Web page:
I have some questions about groups presentations.

I think I understand what a group presentation is.

Take a set A, form the free group F[A], take a set of relators R in F[A], and from the smallest normal subgroup of F[A] containing all the relators. This is the subgroup <R> of F[A] generated by the conjugates of the relators. (I'm not sure about this notation. This is called the normal closure of R. Right?) Form the factor group F[A]/<R> and you get some group sort of like F[A], except all elements of <R> are collapsed to the identity.

For example, if A = {a} and R = {a^6}, then F[A]/<R> is isomorphic to Z6 since each element of F[A] of the form a^(6k) is collapsed to the identity. So a presentation for Z6 is

(a: a^6) using the relator notation or (a : a^6=1) using the relation notation.

Here is my question:

Given a presentation, how can I determine whether or not all possible elements of the set defined by the presentation are distinct elements of F[A]/<R>?

For example. Given

(1) (a,b: a^5=1, b^2=1, ba=(a^2)b)

(2) (a,b: a^5=1, b^2=1, ba=(a^3)b)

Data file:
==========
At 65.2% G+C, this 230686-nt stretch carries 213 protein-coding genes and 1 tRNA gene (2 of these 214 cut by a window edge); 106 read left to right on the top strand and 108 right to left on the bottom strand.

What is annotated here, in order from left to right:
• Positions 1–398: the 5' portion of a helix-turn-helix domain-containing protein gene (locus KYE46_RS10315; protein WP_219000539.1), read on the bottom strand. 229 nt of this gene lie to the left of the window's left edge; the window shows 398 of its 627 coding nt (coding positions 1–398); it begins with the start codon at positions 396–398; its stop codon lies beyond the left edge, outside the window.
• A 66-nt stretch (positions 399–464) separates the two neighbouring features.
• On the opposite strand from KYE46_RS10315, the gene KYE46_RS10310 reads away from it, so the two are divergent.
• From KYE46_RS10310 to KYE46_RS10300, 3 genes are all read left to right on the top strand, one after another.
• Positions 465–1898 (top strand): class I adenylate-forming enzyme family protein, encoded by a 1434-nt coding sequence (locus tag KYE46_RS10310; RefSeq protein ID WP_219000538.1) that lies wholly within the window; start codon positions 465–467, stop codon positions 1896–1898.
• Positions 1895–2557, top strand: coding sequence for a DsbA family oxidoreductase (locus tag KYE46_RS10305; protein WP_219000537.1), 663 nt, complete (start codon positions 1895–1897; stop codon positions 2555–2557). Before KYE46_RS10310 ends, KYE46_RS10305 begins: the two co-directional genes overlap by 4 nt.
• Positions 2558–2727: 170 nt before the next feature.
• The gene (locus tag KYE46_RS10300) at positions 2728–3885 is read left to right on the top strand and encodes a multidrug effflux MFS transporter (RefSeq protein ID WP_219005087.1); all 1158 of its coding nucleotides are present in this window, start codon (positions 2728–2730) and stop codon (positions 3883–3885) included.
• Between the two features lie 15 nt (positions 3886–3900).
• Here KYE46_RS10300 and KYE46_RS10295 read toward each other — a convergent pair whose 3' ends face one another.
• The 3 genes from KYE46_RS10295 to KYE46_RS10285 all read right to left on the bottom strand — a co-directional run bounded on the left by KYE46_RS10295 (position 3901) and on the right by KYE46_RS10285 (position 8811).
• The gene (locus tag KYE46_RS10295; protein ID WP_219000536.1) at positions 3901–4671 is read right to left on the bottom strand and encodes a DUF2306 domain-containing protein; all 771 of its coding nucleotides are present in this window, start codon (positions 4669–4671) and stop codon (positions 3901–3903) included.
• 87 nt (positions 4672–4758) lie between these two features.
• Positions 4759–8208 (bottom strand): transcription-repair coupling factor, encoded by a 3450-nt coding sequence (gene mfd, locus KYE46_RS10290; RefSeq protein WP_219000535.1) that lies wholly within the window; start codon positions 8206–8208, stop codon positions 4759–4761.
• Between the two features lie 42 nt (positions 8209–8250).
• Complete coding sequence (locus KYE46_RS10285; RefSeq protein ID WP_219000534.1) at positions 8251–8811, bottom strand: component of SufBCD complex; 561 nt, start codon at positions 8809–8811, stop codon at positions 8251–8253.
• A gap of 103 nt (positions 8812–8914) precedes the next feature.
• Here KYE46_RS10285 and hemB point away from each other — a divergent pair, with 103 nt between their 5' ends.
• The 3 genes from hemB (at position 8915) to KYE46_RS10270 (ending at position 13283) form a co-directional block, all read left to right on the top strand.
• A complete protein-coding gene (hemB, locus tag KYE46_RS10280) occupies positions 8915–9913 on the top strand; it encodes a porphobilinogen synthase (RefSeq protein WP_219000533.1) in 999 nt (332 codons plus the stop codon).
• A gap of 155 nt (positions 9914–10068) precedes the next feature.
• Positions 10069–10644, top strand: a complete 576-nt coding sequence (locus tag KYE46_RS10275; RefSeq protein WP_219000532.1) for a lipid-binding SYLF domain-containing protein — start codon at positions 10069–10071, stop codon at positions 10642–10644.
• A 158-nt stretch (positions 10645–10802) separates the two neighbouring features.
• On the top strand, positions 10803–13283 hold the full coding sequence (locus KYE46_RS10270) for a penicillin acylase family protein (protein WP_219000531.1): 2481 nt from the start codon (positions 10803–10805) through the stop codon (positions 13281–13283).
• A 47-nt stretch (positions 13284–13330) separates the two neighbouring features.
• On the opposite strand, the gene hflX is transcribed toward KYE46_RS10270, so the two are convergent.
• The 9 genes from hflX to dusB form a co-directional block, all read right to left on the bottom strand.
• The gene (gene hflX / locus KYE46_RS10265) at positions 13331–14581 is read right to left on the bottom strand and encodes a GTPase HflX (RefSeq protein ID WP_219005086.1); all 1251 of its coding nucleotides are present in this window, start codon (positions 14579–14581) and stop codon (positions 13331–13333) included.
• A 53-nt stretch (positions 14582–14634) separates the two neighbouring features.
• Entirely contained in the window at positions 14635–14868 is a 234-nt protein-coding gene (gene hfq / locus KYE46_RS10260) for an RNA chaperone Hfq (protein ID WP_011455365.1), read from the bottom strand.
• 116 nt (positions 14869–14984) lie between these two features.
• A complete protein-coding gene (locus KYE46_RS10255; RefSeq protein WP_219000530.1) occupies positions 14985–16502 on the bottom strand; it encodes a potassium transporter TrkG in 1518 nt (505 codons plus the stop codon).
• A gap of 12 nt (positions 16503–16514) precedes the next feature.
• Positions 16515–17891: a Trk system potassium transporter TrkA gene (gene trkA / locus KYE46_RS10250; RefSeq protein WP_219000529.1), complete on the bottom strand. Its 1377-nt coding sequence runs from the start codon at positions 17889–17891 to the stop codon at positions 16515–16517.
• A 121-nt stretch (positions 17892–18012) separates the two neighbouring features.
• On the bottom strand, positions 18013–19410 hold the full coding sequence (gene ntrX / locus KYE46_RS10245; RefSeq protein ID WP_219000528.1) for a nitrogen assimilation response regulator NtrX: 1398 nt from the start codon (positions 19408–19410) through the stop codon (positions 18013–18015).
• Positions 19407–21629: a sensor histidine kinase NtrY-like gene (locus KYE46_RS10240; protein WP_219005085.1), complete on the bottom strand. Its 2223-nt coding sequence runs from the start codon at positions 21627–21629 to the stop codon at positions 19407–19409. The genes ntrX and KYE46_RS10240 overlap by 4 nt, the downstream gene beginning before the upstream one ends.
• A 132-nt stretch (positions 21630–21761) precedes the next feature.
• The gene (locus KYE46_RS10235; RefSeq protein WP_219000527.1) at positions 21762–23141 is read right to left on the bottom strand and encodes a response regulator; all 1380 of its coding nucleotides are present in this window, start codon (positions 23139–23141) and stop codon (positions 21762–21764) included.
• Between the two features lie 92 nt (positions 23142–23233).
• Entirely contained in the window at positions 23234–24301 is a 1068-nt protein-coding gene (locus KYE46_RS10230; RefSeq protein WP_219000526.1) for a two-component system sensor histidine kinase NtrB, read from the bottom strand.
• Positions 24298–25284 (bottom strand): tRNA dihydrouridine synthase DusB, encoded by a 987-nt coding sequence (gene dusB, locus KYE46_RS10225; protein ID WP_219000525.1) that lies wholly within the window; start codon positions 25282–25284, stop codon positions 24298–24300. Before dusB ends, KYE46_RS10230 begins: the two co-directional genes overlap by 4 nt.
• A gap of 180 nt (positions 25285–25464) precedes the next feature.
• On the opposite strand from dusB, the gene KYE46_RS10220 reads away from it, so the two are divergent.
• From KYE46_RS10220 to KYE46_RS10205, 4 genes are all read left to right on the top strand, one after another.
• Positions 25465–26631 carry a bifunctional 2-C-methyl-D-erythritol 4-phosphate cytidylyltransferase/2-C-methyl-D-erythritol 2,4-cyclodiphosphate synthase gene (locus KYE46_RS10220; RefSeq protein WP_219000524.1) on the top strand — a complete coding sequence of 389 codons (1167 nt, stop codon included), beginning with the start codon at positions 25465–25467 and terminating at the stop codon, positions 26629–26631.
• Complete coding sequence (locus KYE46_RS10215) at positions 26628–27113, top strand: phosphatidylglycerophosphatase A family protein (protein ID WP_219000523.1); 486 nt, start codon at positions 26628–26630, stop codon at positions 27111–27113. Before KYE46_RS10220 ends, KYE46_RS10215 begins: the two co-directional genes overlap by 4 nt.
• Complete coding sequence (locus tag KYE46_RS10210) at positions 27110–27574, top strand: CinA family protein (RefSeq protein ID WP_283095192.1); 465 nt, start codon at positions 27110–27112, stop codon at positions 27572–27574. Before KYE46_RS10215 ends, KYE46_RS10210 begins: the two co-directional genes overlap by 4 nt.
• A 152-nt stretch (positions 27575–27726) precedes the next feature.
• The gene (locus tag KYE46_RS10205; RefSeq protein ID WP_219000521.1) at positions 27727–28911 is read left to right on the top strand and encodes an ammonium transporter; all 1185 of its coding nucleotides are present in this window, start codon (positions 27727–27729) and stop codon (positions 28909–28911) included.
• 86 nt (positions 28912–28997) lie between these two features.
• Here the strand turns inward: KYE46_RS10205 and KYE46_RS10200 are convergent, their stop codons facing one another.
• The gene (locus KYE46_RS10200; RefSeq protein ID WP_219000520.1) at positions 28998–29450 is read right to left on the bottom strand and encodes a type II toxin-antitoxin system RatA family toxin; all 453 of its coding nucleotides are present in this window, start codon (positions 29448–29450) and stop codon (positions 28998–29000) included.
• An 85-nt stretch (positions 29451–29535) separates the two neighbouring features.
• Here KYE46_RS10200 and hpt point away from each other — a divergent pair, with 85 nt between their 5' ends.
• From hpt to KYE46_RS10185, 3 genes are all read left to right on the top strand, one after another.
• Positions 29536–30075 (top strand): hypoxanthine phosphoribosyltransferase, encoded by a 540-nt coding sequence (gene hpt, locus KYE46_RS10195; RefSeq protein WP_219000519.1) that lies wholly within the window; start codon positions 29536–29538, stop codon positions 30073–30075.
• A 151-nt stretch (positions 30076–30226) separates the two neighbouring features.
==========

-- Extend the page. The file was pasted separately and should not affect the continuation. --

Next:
(3) (a,b: a^5=1, b^2=1, ba=(a^4)b),

each of these presentations defines a group which is contained in the set

{(a^0)(b^0), ab^0, (a^0)b, ab, (a^2)(b^0), (a^2)b, (a^3)(b^0), (a^3)b, (a^4)(b^0), (a^4)b}.

It is possible to show in (1) that a=1 by using the relations:

a=bba=b(ba)=b(a^2)b=(ba)ab=(a^2)bab=(a^2)(ba)b=(a^2)(a^2)bb=(a^4)(b^2)=a^4.
So a^3=1. a^3=1 and a^5=1 imply a^2=1. a^2=1 and a^3=1 imply that a=1.

Hence (1) gives just {1,b}; a group isomorphic to Z2. Similarly, (2) also gives a group isomorphic to Z2. But apparently (3) does give a group with exactly 10 elements. How can I show this? I assume I use contradiction, but what kind of contradictions can I look for? Is a=b a contradiction? Is a=1 or b=1 a contradiction since in the free group the identity is the empty word? I guess I just don't know what I can assume about a and b.

By the way, all these examples come straight out of Fraleigh's "Abstract Algebra."

Hurkyl
Staff Emeritus
Gold Member
(a,b: a^5=1, b^2=1, ba=(a^4)b),
...
I guess I just don't know what I can assume about a and b.
You can assume {a,b} generates the group, that a^5=1, that b^2 = 1, and that ba = a^4b. You can assume no further equations hold, unless they can be proven from these three.

Incidentally, you've already enumerated the elements of your group (possibly with repetition). You've described a general calculation of computing <R>, and then taking the factor group formed by modding out by <R>. Since you're dealing with a small, finite set, this should be fairly straightforward to do....

Could you give me an example? For instance, why is it true that ab is not equal to a. Is it because ab=b implies a=1. If so then why is this a contradiction?

Hurkyl
Staff Emeritus